Scratching my rusty memories a bit, especially about the properties of radicals (!!!), I managed to find out by myself all the results that I couldn't find elsewhere online. So I have been very proud of myself after so many years out of practice... I started examining the geometry of the dome as an half-sphere of radius R, in comparison with the half-cube of height a (thus with base 2a). So the basic formulas of volumes V and areas A are the following:
Then I solved the equations expressing the height of the half-cube a as a function of R, in the two cases of (1) the area of the half-cube being equal to the area of the half-sphere or (2) the volume of the half-cube being equal to the volume of the half-sphere. These two situations give completely different results but with some sort of "connection" and here they are:the next step is to calculate in the first case (1) the volume of the half-cube and compare it with the volume of the half-sphere and in the second case (2) the area of the half-cube and compare it with the area of the half-sphere. These final steps have been by far the trickiest so that I had to keep checking the results over and over... before getting to something that resembled the expected outcome. I did both comparisons in the form of percentage proportion so in the first case of (1) the half-cube with the same area of the half-sphere, the volume of the half-cube is about 72.36% of the volume of the sphere. Here's the calculations.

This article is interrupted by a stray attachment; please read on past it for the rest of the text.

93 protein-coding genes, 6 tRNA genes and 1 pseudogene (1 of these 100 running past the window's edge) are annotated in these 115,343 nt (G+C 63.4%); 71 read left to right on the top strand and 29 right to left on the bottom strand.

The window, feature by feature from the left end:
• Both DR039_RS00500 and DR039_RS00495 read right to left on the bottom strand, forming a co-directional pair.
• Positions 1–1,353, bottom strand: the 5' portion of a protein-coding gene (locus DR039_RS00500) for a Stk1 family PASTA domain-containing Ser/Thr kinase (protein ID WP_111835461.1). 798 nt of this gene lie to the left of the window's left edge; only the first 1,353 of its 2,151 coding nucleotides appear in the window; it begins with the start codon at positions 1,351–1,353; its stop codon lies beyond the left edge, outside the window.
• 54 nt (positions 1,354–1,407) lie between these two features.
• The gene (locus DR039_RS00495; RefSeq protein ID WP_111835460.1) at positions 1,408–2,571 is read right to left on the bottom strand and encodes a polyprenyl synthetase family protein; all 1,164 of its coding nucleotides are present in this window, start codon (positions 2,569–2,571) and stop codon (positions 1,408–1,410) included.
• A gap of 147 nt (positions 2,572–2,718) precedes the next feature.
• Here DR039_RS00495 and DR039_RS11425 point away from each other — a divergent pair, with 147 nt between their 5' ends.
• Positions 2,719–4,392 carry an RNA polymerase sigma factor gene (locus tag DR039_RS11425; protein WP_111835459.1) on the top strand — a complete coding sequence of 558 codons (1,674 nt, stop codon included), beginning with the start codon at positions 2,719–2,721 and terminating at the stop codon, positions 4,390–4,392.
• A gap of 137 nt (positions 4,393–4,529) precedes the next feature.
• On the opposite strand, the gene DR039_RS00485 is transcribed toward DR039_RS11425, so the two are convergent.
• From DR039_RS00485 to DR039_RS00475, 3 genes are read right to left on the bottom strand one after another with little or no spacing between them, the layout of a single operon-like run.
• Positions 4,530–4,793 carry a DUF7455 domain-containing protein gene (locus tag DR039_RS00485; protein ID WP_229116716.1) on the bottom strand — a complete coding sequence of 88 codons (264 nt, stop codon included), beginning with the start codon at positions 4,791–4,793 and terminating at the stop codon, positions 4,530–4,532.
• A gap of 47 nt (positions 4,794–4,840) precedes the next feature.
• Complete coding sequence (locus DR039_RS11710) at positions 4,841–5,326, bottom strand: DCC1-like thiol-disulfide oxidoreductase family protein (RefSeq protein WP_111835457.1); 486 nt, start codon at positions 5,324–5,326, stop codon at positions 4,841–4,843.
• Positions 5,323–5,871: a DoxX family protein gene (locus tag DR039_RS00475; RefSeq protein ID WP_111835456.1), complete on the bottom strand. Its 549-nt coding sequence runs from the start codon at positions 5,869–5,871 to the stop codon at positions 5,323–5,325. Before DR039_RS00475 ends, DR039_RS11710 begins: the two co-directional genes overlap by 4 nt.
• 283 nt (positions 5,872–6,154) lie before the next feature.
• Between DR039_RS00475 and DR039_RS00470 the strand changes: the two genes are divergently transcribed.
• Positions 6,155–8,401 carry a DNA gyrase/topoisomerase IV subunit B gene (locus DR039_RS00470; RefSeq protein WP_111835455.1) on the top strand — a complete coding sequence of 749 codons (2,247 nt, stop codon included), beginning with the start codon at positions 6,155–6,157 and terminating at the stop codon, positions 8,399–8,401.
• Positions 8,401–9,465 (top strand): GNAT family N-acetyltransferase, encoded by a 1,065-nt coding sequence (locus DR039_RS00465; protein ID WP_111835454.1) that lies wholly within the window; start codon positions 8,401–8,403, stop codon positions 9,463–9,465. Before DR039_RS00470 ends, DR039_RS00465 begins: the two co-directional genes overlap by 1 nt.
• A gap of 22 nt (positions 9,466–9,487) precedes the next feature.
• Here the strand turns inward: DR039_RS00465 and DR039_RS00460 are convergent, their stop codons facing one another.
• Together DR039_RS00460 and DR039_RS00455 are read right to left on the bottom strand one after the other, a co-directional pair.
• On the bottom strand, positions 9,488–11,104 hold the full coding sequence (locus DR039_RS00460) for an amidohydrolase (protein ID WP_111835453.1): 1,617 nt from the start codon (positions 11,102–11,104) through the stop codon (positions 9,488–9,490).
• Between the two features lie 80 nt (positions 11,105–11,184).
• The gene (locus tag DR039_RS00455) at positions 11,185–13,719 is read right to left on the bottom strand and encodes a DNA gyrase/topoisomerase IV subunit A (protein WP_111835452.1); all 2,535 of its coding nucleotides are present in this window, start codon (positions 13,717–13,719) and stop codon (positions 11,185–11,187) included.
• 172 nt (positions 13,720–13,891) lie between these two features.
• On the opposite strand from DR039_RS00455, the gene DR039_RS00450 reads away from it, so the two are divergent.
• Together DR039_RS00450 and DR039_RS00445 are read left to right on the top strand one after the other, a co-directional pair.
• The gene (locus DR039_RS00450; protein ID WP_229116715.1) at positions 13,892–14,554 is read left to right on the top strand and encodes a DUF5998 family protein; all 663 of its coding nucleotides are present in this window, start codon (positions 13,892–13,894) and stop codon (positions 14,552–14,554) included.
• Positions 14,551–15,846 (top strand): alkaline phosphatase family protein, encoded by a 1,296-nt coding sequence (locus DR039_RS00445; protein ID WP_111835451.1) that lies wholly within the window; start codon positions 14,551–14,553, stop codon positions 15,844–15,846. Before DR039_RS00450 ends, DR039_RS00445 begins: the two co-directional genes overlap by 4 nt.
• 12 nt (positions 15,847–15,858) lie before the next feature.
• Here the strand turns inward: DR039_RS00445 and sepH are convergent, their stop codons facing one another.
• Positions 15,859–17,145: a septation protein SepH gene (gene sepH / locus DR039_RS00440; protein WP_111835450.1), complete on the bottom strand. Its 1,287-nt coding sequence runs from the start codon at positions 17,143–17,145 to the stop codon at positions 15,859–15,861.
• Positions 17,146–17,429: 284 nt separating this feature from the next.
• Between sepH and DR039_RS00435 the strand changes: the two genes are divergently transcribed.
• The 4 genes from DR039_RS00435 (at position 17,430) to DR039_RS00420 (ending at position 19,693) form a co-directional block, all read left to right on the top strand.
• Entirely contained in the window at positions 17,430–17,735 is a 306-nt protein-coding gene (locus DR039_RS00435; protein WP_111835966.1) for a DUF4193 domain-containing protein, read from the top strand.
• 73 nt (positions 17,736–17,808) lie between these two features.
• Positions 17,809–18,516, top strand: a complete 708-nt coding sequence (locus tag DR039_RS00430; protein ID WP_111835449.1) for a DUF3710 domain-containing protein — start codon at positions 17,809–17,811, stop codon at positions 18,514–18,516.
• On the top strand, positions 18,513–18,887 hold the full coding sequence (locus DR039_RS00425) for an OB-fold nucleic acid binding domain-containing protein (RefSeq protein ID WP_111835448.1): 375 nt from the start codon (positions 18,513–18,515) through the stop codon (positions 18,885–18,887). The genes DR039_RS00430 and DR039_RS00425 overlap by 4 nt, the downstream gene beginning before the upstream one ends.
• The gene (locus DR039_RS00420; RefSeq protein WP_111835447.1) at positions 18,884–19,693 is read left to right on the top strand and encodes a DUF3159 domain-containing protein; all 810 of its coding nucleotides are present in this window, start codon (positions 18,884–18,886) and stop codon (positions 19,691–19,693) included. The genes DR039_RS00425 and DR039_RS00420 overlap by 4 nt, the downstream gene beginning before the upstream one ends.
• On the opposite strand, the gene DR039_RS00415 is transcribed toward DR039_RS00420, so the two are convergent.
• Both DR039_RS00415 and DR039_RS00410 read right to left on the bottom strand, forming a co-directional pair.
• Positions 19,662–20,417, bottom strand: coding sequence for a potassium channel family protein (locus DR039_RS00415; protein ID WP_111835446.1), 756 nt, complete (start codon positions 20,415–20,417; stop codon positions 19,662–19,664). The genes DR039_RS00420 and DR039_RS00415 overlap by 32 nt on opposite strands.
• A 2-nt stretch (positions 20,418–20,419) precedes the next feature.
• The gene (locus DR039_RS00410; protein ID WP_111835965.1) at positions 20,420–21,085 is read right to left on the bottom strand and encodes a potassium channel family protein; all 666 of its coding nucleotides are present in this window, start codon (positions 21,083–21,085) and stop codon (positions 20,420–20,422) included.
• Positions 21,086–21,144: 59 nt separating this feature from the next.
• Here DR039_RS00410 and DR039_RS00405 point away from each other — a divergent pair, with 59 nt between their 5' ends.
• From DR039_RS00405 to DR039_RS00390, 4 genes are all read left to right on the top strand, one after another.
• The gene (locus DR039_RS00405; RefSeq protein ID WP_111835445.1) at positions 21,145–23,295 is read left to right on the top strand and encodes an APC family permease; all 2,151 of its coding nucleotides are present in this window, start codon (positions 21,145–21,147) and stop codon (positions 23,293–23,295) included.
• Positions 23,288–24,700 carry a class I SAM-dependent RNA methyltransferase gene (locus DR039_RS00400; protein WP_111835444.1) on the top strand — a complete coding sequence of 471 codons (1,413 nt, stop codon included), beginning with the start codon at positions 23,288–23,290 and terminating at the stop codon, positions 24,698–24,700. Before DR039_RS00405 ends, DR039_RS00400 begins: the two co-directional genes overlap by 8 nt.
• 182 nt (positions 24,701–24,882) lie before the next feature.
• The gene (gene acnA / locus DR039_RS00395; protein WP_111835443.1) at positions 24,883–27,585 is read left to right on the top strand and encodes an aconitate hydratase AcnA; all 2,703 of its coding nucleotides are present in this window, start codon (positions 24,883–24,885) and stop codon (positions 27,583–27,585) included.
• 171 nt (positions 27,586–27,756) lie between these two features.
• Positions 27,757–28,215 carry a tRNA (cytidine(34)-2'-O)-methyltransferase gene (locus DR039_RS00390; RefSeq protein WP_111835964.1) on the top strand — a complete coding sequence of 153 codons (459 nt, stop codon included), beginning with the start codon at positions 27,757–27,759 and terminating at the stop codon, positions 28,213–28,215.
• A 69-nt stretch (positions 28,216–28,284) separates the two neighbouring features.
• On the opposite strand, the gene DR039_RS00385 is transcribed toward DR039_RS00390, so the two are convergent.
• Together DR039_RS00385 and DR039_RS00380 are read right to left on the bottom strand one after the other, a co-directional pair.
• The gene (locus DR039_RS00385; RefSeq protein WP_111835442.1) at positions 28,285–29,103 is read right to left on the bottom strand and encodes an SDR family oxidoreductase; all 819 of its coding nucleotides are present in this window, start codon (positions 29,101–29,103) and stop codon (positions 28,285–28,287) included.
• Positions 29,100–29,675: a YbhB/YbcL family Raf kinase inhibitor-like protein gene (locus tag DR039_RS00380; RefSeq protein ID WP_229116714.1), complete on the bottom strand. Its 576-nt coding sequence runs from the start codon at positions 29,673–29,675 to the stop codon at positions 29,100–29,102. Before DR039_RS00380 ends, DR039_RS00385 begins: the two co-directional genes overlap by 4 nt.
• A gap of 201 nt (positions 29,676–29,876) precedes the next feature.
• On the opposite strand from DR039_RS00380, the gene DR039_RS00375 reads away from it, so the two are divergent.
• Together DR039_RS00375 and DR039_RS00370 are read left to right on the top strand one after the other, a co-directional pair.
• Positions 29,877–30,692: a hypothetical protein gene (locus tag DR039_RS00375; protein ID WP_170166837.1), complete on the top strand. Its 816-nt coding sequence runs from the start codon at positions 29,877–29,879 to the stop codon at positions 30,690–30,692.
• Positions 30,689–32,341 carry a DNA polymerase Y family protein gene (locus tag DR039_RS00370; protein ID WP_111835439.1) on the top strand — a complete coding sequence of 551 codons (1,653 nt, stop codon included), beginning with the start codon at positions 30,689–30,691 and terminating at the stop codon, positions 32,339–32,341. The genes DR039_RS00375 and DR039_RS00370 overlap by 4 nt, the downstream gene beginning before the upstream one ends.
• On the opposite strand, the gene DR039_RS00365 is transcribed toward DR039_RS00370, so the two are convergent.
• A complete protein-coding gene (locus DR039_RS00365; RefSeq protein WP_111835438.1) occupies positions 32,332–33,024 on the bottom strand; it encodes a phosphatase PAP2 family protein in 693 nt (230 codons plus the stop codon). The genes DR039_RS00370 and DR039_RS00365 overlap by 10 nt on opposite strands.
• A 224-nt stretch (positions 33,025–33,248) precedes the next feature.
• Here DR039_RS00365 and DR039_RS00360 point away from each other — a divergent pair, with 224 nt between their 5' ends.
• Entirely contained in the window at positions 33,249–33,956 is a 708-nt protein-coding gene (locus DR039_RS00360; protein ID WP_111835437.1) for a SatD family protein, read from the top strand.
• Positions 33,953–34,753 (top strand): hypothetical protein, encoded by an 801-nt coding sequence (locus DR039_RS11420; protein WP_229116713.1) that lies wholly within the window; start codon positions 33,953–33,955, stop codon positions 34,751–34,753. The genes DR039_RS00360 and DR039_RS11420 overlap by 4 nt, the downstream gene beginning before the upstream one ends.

In the second case of (2) the half-cube with the same volume of the half-sphere, the area of the half-cube is about 124.07% of the area of the half-sphere and here's the other calculations.
So at the very end the half-sphere (dome) wins on efficiency in both cases, encasing the biggest volume with a given area and the smallest area with a given volume! It all goes along with the rules of the Nature as they appear to be: we can all sleep well trusting that things are good, in the perfect world of theory...